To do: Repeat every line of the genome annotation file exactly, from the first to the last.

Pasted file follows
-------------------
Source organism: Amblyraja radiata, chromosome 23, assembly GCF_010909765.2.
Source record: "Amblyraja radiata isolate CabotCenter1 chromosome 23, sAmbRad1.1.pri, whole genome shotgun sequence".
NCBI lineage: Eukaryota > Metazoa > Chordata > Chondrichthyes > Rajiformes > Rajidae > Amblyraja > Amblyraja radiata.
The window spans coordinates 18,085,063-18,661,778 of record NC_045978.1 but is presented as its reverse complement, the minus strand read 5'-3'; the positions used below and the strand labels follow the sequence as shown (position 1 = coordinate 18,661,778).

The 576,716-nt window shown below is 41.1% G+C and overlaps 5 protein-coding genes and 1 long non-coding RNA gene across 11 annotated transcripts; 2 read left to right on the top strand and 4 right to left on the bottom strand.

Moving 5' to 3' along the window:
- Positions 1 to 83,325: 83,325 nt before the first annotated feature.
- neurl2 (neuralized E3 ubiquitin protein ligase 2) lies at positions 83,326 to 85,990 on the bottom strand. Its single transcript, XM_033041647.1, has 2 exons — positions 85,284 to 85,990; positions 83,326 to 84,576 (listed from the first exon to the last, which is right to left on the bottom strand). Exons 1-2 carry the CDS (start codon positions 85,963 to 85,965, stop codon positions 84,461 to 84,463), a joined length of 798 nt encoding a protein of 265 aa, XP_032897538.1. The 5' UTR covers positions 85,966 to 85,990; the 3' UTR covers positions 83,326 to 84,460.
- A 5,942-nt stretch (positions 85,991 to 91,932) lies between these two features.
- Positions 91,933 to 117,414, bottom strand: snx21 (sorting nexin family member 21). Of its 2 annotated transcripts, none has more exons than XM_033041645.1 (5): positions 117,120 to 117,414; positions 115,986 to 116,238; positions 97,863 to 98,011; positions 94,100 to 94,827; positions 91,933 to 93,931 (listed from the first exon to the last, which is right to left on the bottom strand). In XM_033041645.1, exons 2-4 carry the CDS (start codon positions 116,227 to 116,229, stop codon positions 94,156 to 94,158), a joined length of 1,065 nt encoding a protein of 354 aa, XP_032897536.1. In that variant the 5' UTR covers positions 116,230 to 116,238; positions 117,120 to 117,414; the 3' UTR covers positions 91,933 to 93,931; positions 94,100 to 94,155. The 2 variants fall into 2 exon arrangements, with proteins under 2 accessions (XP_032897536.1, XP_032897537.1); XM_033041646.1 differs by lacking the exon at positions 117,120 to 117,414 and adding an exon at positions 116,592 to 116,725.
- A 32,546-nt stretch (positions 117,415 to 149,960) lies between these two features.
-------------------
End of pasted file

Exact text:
Source organism: Amblyraja radiata, chromosome 23, assembly GCF_010909765.2.
Source record: "Amblyraja radiata isolate CabotCenter1 chromosome 23, sAmbRad1.1.pri, whole genome shotgun sequence".
NCBI lineage: Eukaryota > Metazoa > Chordata > Chondrichthyes > Rajiformes > Rajidae > Amblyraja > Amblyraja radiata.
The window spans coordinates 18,085,063-18,661,778 of record NC_045978.1 but is presented as its reverse complement, the minus strand read 5'-3'; the positions used below and the strand labels follow the sequence as shown (position 1 = coordinate 18,661,778).

The 576,716-nt window shown below is 41.1% G+C and overlaps 5 protein-coding genes and 1 long non-coding RNA gene across 11 annotated transcripts; 2 read left to right on the top strand and 4 right to left on the bottom strand.

Moving 5' to 3' along the window:
- Positions 1 to 83,325: 83,325 nt before the first annotated feature.
- neurl2 (neuralized E3 ubiquitin protein ligase 2) lies at positions 83,326 to 85,990 on the bottom strand. Its single transcript, XM_033041647.1, has 2 exons — positions 85,284 to 85,990; positions 83,326 to 84,576 (listed from the first exon to the last, which is right to left on the bottom strand). Exons 1-2 carry the CDS (start codon positions 85,963 to 85,965, stop codon positions 84,461 to 84,463), a joined length of 798 nt encoding a protein of 265 aa, XP_032897538.1. The 5' UTR covers positions 85,966 to 85,990; the 3' UTR covers positions 83,326 to 84,460.
- A 5,942-nt stretch (positions 85,991 to 91,932) lies between these two features.
- Positions 91,933 to 117,414, bottom strand: snx21 (sorting nexin family member 21). Of its 2 annotated transcripts, none has more exons than XM_033041645.1 (5): positions 117,120 to 117,414; positions 115,986 to 116,238; positions 97,863 to 98,011; positions 94,100 to 94,827; positions 91,933 to 93,931 (listed from the first exon to the last, which is right to left on the bottom strand). In XM_033041645.1, exons 2-4 carry the CDS (start codon positions 116,227 to 116,229, stop codon positions 94,156 to 94,158), a joined length of 1,065 nt encoding a protein of 354 aa, XP_032897536.1. In that variant the 5' UTR covers positions 116,230 to 116,238; positions 117,120 to 117,414; the 3' UTR covers positions 91,933 to 93,931; positions 94,100 to 94,155. The 2 variants fall into 2 exon arrangements, with proteins under 2 accessions (XP_032897536.1, XP_032897537.1); XM_033041646.1 differs by lacking the exon at positions 117,120 to 117,414 and adding an exon at positions 116,592 to 116,725.
- A 32,546-nt stretch (positions 117,415 to 149,960) lies between these two features.